“Who is that self-satisfied Adonis?” Marie (Monia Chokri) cattily asks her gay best friend Francis (Xavier Dolan). Their casual nonchalance over Nicolas (Niels Schneider), a curly-haired, sweet-natured, impossibly handsome boy, is a mask for the immediate attraction – or is it lust? – they both feel but don’t want to admit. Nicolas is hard to read: He’s openly flirtatious with boys and girls, he’s obsessed with Audrey Hepburn, he reads dense philosophy books for fun and he’s a perfect blank. You can project anything you want onto him, but you won’t necessarily be right.
Marie and Francis strike up a seemingly innocent conversation with Nicolas, trying to ascertain which of them stands a chance of seducing him. But Nicolas is an elusive sort: Just when you think you’ve got him pegged down, he blurts something out that makes you rethink your presumptions. This only makes Marie and Francis become more aggressive in their courtship, who treats them as if he were making up his mind which of them he is going to choose.Heartbeats
(or, as it was infinitely better titled in French,Les amours imaginaires
), is the second film by the Canadian triple threat of 22 year-old actor-writer-director Xavier Dolan. His first movie,How I Killed My Mother
, about a rebellious teen’s tempestuous relationship with his mother, was angry and shrill and ultimately exhausting.Heartbeats
is a much stronger, even sublime film – there are moments of heartbreaking beauty in it – although Dolan is still a work in progress. He’ll get better – he’s immensely talented – but he’s not quite there yet. Using a wryly comical undertone that never detracts from the protagonists’ painful romantic longings,Heartbeats
charts the growing rivalry between Marie and Francis, who wage a silent passive-aggressive war in order to win Nicolas’ affections. The fact that the young man doesn’t appear to be interested in anything other than casual friendship is no deterrent. Dolan is young enough to remember how love at first sight can be an unstoppable, all-consuming force that takes over your life until nothing else matters, and there are many shots in the film where the characters’ eyes convey much more emotion and desire than mere words ever could. The movie would have been marvelous if it had remained focused on its central triangle, which climaxes with a surprising, heartrending conclusion. But Dolan can’t resist the urge to overstuff his canvas with unnecessary asides to conversations among unnamed young people on the vagaries of love. Those scenes bog down the movie and contribute nothing to the central storyline. Maybe Dolan felt his premise was too slight and wanted to beef it up with these pointless asides, but I couldn’t wait for the film to get back to the growing ( and comic) animosity between Marie and Francis, who have become romantic rivals for the first time and are not handling it well. In the film’s final, absolutely perfect scene, the matter is settled in such a satisfactory manner, you want to stand up and applaud.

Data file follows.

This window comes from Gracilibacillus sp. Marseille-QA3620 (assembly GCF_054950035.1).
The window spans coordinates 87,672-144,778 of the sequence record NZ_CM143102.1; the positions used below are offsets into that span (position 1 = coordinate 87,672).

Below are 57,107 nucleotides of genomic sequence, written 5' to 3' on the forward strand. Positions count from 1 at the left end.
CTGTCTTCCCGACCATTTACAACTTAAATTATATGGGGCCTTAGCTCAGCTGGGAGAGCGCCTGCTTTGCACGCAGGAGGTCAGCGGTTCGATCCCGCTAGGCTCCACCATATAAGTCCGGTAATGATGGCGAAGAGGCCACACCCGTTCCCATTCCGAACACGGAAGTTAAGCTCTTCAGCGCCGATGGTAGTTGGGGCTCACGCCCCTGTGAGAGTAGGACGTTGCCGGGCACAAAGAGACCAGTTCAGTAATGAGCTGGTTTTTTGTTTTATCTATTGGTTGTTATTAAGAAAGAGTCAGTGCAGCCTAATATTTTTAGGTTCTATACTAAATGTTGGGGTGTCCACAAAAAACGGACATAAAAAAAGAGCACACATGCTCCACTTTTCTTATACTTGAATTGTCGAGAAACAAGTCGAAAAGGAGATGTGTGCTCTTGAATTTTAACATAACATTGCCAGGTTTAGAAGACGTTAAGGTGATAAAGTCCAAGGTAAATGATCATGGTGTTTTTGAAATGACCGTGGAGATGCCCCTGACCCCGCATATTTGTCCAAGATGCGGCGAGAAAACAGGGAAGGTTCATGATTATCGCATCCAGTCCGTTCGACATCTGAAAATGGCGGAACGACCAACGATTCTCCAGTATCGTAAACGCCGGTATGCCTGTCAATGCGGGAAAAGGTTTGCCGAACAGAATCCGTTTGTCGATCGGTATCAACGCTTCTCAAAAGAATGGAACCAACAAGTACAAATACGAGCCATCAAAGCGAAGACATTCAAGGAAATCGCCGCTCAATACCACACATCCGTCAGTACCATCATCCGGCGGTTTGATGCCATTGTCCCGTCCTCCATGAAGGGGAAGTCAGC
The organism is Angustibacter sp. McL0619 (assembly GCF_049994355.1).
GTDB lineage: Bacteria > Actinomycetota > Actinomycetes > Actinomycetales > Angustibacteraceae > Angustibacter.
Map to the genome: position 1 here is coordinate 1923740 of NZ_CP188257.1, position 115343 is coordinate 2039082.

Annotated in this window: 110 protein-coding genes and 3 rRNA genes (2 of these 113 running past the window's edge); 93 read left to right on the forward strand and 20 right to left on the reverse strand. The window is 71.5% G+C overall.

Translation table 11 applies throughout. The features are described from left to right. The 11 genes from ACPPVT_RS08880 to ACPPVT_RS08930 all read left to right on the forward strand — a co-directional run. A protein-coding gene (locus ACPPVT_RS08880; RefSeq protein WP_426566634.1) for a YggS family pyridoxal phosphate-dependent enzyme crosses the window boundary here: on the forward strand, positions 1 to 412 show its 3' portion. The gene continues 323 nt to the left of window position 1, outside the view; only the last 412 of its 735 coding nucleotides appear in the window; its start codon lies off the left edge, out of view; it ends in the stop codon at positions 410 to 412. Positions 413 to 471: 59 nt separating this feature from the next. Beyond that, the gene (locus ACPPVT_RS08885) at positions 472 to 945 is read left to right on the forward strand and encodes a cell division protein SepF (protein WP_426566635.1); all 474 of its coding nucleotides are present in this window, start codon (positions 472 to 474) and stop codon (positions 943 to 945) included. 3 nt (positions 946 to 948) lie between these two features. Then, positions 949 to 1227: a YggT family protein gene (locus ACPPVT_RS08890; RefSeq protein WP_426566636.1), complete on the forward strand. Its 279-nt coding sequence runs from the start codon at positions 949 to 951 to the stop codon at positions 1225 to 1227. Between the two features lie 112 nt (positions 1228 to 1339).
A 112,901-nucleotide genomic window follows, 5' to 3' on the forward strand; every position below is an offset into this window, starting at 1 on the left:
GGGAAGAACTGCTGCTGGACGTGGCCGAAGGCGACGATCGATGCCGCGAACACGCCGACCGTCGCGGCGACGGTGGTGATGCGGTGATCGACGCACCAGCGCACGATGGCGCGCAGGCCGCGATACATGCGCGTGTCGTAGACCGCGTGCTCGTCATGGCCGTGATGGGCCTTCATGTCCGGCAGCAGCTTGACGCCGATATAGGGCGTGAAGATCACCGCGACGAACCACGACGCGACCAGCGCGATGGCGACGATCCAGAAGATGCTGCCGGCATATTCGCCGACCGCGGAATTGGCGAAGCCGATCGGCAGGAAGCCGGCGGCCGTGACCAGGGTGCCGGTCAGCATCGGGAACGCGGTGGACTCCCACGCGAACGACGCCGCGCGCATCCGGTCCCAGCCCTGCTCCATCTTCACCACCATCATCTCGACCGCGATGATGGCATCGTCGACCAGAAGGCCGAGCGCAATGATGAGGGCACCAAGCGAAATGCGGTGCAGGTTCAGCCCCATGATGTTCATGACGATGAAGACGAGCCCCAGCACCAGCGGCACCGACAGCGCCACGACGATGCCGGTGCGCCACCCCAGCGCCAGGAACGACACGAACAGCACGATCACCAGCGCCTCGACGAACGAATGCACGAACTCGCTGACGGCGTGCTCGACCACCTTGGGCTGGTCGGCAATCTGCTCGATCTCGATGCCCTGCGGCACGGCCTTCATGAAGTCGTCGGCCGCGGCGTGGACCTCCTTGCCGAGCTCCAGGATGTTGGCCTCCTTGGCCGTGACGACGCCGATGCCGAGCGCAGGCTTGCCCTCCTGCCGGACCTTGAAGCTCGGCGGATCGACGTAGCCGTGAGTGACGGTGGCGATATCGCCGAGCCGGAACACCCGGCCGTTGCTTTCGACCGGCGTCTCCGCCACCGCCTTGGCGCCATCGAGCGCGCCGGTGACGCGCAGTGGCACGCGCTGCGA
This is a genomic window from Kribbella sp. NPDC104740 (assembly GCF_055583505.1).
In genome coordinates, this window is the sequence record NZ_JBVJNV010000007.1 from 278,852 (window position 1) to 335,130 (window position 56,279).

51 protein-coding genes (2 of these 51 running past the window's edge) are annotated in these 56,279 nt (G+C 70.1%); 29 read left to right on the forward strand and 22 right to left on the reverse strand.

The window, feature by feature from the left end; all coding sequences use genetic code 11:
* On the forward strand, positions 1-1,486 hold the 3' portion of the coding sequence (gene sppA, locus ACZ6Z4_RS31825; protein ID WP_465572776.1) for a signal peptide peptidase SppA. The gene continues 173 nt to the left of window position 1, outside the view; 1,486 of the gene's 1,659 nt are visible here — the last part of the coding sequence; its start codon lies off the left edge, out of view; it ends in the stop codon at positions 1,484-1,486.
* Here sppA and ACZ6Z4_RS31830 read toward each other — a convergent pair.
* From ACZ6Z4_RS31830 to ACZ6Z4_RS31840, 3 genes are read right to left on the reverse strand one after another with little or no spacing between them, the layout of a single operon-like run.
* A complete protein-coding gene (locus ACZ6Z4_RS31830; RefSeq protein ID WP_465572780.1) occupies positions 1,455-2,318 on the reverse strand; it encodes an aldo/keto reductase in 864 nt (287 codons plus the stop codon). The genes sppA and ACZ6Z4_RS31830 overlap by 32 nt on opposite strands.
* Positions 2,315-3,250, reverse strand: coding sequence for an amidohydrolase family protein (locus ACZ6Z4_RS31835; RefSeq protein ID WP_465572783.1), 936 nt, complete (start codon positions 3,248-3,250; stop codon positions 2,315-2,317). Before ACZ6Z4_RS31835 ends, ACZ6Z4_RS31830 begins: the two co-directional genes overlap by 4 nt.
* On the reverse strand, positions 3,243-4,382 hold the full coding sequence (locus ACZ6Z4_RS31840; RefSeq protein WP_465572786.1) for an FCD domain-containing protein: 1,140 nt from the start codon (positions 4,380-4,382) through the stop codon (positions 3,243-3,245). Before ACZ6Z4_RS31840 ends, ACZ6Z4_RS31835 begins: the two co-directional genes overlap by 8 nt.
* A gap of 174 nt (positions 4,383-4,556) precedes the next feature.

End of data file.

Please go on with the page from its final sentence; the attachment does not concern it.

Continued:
Monia Chokri, Niels Schneider, Xavier Dolan, Anne Dorval.
Writer-director: Xavier Dolan.
Producers: Xavier Dolan, Daniel Morin.
An IFC Films release. Running time: 97 minutes. In French with English subtitles. Vulgar language, sexual situations, brief nudity, adult themes. In Miami-Dade only: Coral Gables Art Cinema.